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Robbie Robertson’s 12 Essential Songs

Robertson wrote “The Night They Drove Old Dixie Down” based on the Southern memories of Helm, the only American in a band with four Canadians. The song captures wounded pride, multigenerational loyalties and lingering bitterness in a mournful processional. Helm’s swelling, extended drum rolls hint at military funerals, and after each chorus, there’s a solemn pause, as if facing the next verse is almost too much to bear.

A happy trucker narrates “Up on Cripple Creek,” praising Bessie, his free-spirited hookup in Lake Charles, La. “If I spring a leak, she mends me/I don’t have to speak, she defends me,” Helm exults. A ratchety groove grows out of Robertson’s opening guitar licks, and before the end, Helm is yodeling with glee.

In “King Harvest,” a farmer faces calamities — drought, fire, a horse gone mad — and finds his last hope in joining a union, as sharecroppers did during the Depression. His rising desperation comes through as Manuel sings the verses, and in the subdued choruses, his love of the land endures.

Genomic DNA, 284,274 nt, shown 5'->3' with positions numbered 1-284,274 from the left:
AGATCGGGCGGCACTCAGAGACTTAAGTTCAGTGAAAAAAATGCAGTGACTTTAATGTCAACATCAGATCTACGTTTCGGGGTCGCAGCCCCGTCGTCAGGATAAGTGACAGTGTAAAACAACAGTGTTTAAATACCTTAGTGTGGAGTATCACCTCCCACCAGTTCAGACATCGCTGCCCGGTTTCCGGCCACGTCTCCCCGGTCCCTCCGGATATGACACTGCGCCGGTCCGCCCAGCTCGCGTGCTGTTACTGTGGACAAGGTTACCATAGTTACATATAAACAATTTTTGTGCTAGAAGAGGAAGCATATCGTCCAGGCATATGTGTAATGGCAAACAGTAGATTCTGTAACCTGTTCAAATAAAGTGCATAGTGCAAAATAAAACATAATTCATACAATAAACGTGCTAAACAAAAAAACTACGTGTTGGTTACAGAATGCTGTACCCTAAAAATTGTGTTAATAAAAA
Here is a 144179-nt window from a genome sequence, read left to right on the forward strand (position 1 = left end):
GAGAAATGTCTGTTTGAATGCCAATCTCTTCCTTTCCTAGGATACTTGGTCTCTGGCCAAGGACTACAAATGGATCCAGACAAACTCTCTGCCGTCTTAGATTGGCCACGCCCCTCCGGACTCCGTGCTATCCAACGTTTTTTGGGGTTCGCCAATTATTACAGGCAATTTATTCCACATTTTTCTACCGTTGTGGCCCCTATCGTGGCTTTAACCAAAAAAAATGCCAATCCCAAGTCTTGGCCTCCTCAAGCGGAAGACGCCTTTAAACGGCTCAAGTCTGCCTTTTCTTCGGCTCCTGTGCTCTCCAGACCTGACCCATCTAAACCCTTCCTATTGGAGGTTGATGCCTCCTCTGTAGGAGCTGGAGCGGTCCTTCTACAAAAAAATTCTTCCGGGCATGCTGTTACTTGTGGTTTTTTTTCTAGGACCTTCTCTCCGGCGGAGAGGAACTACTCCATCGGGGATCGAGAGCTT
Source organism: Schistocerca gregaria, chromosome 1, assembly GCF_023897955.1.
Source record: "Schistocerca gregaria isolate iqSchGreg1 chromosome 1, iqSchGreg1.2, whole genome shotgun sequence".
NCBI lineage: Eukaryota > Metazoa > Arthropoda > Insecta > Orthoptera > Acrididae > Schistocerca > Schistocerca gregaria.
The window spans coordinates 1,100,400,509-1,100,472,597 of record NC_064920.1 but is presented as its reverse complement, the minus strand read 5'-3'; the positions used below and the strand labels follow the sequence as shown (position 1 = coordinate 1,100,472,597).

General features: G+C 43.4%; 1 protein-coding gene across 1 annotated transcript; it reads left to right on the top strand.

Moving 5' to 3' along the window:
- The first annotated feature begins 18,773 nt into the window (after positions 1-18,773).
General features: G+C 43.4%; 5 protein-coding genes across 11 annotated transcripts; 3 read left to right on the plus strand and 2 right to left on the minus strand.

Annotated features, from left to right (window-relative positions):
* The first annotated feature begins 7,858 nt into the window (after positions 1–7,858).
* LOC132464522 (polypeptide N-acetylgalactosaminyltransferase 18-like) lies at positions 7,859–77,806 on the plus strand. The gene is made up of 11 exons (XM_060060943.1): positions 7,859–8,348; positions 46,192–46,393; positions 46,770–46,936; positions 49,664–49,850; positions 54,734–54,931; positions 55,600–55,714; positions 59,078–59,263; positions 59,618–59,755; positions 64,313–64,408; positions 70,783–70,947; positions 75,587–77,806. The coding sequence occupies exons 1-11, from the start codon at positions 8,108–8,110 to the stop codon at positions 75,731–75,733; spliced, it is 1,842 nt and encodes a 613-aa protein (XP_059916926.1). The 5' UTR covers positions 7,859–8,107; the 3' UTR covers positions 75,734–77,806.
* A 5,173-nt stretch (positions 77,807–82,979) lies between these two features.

The beat is peppy, almost eager, and Hudson’s note-bending organ interludes and outro are downright jaunty. But Manuel sings about a mounting collection of woes: loneliness, jail, homelessness. Robertson’s guitar provides brief hints of the blues, but this narrator is just going to have to muddle through.

Performing in the spotlight is “Just one more nightmare you can stand” in “Stage Fright,” a reflection on trauma and fame that may have been autobiographical. “For the price that the poor boy has paid/He gets to sing just like a bird,” Danko sang with a quaver, leaping into falsetto for a few notes after “bird.” The music pushes the fearful singer onstage and the song understands the compulsion to perform despite it all: “When he gets to the end, he wants to start all over again.”

Robertson worked at carnivals as a young man, and he remained fascinated by a traveling carnival’s perpetual mix of fun and sleaze; after the Band broke up, he co-wrote and acted in a 1980 movie, “Carny.” He and the Band came up with a staggered, prismatic funk for “Life Is a Carnival.” Amid cheerfully cynical lyrics — “Hey buddy, would you like to buy a watch real cheap?” — and a syncopated horn arrangement by Allen Toussaint, Robertson lets loose some of his most aggressive lead guitar.

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